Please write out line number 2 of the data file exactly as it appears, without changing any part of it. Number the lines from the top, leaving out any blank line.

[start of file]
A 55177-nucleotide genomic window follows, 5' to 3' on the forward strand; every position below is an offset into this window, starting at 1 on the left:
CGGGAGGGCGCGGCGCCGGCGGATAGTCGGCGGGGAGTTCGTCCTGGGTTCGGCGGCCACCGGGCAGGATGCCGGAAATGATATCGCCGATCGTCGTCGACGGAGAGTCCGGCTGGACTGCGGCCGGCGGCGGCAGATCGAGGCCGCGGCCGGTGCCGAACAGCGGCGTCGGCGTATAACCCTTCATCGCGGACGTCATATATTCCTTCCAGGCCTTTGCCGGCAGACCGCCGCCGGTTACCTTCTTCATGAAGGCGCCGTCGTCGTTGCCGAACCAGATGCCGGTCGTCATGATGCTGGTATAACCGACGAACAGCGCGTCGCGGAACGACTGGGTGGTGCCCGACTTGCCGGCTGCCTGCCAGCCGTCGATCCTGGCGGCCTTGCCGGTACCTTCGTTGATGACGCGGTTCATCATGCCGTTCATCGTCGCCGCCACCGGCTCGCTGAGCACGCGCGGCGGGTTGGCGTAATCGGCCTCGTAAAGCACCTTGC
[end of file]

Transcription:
CGGGAGGGCGCGGCGCCGGCGGATAGTCGGCGGGGAGTTCGTCCTGGGTTCGGCGGCCACCGGGCAGGATGCCGGAAATGATATCGCCGATCGTCGTCGACGGAGAGTCCGGCTGGACTGCGGCCGGCGGCGGCAGATCGAGGCCGCGGCCGGTGCCGAACAGCGGCGTCGGCGTATAACCCTTCATCGCGGACGTCATATATTCCTTCCAGGCCTTTGCCGGCAGACCGCCGCCGGTTACCTTCTTCATGAAGGCGCCGTCGTCGTTGCCGAACCAGATGCCGGTCGTCATGATGCTGGTATAACCGACGAACAGCGCGTCGCGGAACGACTGGGTGGTGCCCGACTTGCCGGCTGCCTGCCAGCCGTCGATCCTGGCGGCCTTGCCGGTACCTTCGTTGATGACGCGGTTCATCATGCCGTTCATCGTCGCCGCCACCGGCTCGCTGAGCACGCGCGGCGGGTTGGCGTAATCGGCCTCGTAAAGCACCTTGC